- Apple announced a new 'Lockdown Mode' designed to protect users who may be targets of hacking.
- The option will be available this fall in the next version of iOS: iOS 16, iPadOS 16, and macOS Ventura.
- Only a "very small number of users" who face threats to their digital security will have the option.
Apple announced a new initiative to protect high-risk users from hackers and security threats.
The new 'Lockdown Mode' option will be available to select users this fall as part of the rollout of Apple's newest operating system, iOS 16. According to Apple, the feature is designed to protect potential targets of "sophisticated digital threats," including those hailing from "private companies developing state-sponsored mercenary spyware."
In a statement, Apple said the "extreme, optional level of security" would only be offered to a "very small number of users who face grave, targeted threats to their digital security."
When a user turns on Lockdown Mode, most message attachments other than images will be blocked and link previews will be disabled. Invitations and service requests, such as FaceTime, will also be blocked if the caller hasn't previously been contacted by the user.
Additionally, wired connections to computers and accessories will be blocked if the user's iPhone is locked.
Ivan Krstić, head of security engineering and architecture at Apple, said in a statement that Lockdown Mode reflects the company's commitment to protecting users from digital attacks.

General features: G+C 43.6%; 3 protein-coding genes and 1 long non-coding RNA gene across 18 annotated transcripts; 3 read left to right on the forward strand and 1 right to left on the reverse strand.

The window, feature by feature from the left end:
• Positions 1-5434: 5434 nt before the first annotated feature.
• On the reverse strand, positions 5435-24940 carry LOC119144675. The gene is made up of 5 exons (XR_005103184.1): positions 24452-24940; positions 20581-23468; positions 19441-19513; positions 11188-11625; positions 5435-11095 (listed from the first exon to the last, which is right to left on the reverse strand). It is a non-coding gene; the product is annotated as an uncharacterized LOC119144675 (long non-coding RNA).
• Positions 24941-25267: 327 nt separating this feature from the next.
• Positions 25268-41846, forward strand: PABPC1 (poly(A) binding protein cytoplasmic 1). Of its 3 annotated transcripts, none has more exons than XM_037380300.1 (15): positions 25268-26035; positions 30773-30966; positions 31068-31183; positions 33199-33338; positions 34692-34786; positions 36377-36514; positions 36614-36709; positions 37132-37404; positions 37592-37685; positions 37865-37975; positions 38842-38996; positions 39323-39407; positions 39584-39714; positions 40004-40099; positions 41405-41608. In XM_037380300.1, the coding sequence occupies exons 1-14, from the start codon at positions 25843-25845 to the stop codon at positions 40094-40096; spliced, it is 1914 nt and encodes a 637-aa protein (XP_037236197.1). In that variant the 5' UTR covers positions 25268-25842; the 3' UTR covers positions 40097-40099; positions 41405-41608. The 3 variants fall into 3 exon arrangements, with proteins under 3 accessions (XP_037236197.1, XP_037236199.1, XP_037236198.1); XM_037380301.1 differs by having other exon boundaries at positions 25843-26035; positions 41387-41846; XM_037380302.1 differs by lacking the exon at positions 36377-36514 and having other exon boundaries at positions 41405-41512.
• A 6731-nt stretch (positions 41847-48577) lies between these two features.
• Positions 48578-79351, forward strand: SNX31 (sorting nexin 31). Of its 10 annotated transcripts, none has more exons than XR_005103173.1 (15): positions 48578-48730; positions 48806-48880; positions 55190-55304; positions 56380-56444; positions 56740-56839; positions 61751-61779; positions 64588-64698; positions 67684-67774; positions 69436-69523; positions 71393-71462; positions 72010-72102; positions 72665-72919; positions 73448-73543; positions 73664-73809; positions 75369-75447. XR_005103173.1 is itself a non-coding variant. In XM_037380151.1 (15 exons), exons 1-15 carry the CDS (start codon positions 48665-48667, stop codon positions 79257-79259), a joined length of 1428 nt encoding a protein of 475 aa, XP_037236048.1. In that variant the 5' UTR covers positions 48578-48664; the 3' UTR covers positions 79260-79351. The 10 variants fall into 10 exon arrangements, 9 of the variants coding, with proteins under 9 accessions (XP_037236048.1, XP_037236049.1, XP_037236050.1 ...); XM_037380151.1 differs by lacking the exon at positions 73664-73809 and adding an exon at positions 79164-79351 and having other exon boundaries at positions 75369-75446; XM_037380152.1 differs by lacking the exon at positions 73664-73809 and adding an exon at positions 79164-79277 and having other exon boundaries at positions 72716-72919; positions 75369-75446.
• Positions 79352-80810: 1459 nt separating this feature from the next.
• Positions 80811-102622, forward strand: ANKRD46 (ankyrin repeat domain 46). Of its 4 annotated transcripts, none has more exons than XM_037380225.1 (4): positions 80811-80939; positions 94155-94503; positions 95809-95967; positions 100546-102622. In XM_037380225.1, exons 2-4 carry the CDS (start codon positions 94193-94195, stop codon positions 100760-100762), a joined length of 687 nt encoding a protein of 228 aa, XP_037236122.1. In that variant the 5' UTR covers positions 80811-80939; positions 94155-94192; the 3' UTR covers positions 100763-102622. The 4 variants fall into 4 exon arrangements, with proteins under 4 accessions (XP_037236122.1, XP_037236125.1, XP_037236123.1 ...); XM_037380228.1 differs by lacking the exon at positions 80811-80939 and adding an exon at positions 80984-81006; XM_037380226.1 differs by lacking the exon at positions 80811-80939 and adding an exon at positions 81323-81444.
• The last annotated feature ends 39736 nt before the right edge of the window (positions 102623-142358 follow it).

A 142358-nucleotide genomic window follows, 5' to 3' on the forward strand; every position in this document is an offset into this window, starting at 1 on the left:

"While the vast majority of users will never be the victims of highly targeted cyberattacks, we will work tirelessly to protect the small number of users who are," Krstić said. "That includes continuing to design defenses specifically for these users, as well as supporting researchers and organizations around the world doing critically important work in exposing mercenary companies that create these digital attacks."
Last November, Apple announced a $10 million cybersecurity grant to support organizations advocating and researching mercenary spyware threats.
In its statement, Apple cited spyware firm NSO Group as one of the companies threatening user privacy. Apple sued NSO Group and its parent company Q Cyber Technologies last November, claiming its products were being used against Apple users, including politicians, activists, journalists, and academics.
"There is now undeniable evidence from the research of the Citizen Lab and other organizations that the mercenary surveillance industry is facilitating the spread of authoritarian practices and massive human rights abuses worldwide," Ron Deibert, director of the Citizen Lab research group at the University of Toronto, said in a statement.
Lockdown Mode's protection capabilities will be improved over time, the company said. Apple is adding a new category to its Apple Security Bounty program to reward up to $2 million to researchers who find ways to get through Lockdown Mode so Apple can improve the feature.